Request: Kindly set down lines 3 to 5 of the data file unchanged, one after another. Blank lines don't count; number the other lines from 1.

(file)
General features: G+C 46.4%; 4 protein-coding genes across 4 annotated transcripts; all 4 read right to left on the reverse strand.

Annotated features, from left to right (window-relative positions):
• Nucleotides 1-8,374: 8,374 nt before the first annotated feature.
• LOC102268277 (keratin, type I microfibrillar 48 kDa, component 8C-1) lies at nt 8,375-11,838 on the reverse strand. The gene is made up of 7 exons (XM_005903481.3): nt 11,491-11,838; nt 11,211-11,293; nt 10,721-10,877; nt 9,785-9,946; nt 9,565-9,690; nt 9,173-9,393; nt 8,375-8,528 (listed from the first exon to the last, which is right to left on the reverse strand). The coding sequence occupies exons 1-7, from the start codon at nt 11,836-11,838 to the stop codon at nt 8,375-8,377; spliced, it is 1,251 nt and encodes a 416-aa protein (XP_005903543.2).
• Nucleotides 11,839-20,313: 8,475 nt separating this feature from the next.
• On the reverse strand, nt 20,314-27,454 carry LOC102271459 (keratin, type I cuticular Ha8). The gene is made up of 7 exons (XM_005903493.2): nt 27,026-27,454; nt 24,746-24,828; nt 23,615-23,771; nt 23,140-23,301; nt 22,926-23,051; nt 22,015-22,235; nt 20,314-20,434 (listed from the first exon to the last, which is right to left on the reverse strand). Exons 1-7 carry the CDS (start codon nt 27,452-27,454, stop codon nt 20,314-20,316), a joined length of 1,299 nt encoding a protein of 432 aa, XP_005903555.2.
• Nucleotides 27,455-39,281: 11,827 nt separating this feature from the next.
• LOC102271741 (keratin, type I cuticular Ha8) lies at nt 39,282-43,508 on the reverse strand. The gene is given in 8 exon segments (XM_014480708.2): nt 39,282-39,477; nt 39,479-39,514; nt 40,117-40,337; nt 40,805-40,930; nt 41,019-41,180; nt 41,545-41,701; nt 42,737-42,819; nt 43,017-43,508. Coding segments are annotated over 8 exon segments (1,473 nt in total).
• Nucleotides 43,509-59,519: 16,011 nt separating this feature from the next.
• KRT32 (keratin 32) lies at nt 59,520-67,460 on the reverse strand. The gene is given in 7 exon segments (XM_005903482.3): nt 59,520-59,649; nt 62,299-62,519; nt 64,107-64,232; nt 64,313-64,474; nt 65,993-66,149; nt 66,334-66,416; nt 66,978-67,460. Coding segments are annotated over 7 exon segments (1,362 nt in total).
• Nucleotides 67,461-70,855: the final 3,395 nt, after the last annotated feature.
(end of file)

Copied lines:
• Nucleotides 1-8,374: 8,374 nt before the first annotated feature.
• LOC102268277 (keratin, type I microfibrillar 48 kDa, component 8C-1) lies at nt 8,375-11,838 on the reverse strand. The gene is made up of 7 exons (XM_005903481.3): nt 11,491-11,838; nt 11,211-11,293; nt 10,721-10,877; nt 9,785-9,946; nt 9,565-9,690; nt 9,173-9,393; nt 8,375-8,528 (listed from the first exon to the last, which is right to left on the reverse strand). The coding sequence occupies exons 1-7, from the start codon at nt 11,836-11,838 to the stop codon at nt 8,375-8,377; spliced, it is 1,251 nt and encodes a 416-aa protein (XP_005903543.2).
• Nucleotides 11,839-20,313: 8,475 nt separating this feature from the next.